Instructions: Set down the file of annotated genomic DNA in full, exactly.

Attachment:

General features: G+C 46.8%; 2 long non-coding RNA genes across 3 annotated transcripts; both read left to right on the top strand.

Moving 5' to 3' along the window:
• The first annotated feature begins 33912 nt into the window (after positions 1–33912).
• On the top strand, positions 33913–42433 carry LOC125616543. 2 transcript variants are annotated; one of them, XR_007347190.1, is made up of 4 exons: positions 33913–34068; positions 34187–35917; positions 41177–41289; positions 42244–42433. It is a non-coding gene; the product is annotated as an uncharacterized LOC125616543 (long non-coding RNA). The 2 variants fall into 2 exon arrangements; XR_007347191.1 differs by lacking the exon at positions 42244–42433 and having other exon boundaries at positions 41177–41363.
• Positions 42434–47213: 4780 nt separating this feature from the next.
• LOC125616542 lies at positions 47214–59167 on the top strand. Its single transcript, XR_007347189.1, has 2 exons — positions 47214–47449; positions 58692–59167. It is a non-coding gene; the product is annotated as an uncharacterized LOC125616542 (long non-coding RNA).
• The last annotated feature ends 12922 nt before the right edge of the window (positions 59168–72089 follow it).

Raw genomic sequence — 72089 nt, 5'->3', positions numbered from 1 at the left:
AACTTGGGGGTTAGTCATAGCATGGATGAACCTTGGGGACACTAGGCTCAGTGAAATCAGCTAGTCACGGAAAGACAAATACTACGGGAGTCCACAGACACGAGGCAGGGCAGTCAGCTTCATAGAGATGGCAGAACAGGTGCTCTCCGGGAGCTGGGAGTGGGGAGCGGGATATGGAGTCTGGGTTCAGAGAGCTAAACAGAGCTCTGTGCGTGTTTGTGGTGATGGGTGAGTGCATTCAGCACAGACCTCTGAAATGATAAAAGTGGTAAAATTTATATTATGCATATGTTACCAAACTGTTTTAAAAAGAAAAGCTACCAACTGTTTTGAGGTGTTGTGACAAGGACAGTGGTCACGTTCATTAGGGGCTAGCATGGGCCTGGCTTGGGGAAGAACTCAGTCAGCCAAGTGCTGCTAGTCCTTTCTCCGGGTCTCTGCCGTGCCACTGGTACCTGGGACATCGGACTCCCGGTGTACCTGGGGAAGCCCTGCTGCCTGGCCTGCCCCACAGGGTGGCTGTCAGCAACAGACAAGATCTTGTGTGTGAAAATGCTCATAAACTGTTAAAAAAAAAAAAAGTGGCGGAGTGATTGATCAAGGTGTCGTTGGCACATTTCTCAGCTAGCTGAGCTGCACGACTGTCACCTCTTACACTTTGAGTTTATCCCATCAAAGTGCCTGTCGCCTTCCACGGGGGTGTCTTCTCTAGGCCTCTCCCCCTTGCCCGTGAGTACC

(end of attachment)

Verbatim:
General features: G+C 46.8%; 2 long non-coding RNA genes across 3 annotated transcripts; both read left to right on the top strand.

Moving 5' to 3' along the window:
• The first annotated feature begins 33912 nt into the window (after positions 1–33912).
• On the top strand, positions 33913–42433 carry LOC125616543. 2 transcript variants are annotated; one of them, XR_007347190.1, is made up of 4 exons: positions 33913–34068; positions 34187–35917; positions 41177–41289; positions 42244–42433. It is a non-coding gene; the product is annotated as an uncharacterized LOC125616543 (long non-coding RNA). The 2 variants fall into 2 exon arrangements; XR_007347191.1 differs by lacking the exon at positions 42244–42433 and having other exon boundaries at positions 41177–41363.
• Positions 42434–47213: 4780 nt separating this feature from the next.
• LOC125616542 lies at positions 47214–59167 on the top strand. Its single transcript, XR_007347189.1, has 2 exons — positions 47214–47449; positions 58692–59167. It is a non-coding gene; the product is annotated as an uncharacterized LOC125616542 (long non-coding RNA).
• The last annotated feature ends 12922 nt before the right edge of the window (positions 59168–72089 follow it).

Raw genomic sequence — 72089 nt, 5'->3', positions numbered from 1 at the left:
AACTTGGGGGTTAGTCATAGCATGGATGAACCTTGGGGACACTAGGCTCAGTGAAATCAGCTAGTCACGGAAAGACAAATACTACGGGAGTCCACAGACACGAGGCAGGGCAGTCAGCTTCATAGAGATGGCAGAACAGGTGCTCTCCGGGAGCTGGGAGTGGGGAGCGGGATATGGAGTCTGGGTTCAGAGAGCTAAACAGAGCTCTGTGCGTGTTTGTGGTGATGGGTGAGTGCATTCAGCACAGACCTCTGAAATGATAAAAGTGGTAAAATTTATATTATGCATATGTTACCAAACTGTTTTAAAAAGAAAAGCTACCAACTGTTTTGAGGTGTTGTGACAAGGACAGTGGTCACGTTCATTAGGGGCTAGCATGGGCCTGGCTTGGGGAAGAACTCAGTCAGCCAAGTGCTGCTAGTCCTTTCTCCGGGTCTCTGCCGTGCCACTGGTACCTGGGACATCGGACTCCCGGTGTACCTGGGGAAGCCCTGCTGCCTGGCCTGCCCCACAGGGTGGCTGTCAGCAACAGACAAGATCTTGTGTGTGAAAATGCTCATAAACTGTTAAAAAAAAAAAAAGTGGCGGAGTGATTGATCAAGGTGTCGTTGGCACATTTCTCAGCTAGCTGAGCTGCACGACTGTCACCTCTTACACTTTGAGTTTATCCCATCAAAGTGCCTGTCGCCTTCCACGGGGGTGTCTTCTCTAGGCCTCTCCCCCTTGCCCGTGAGTACC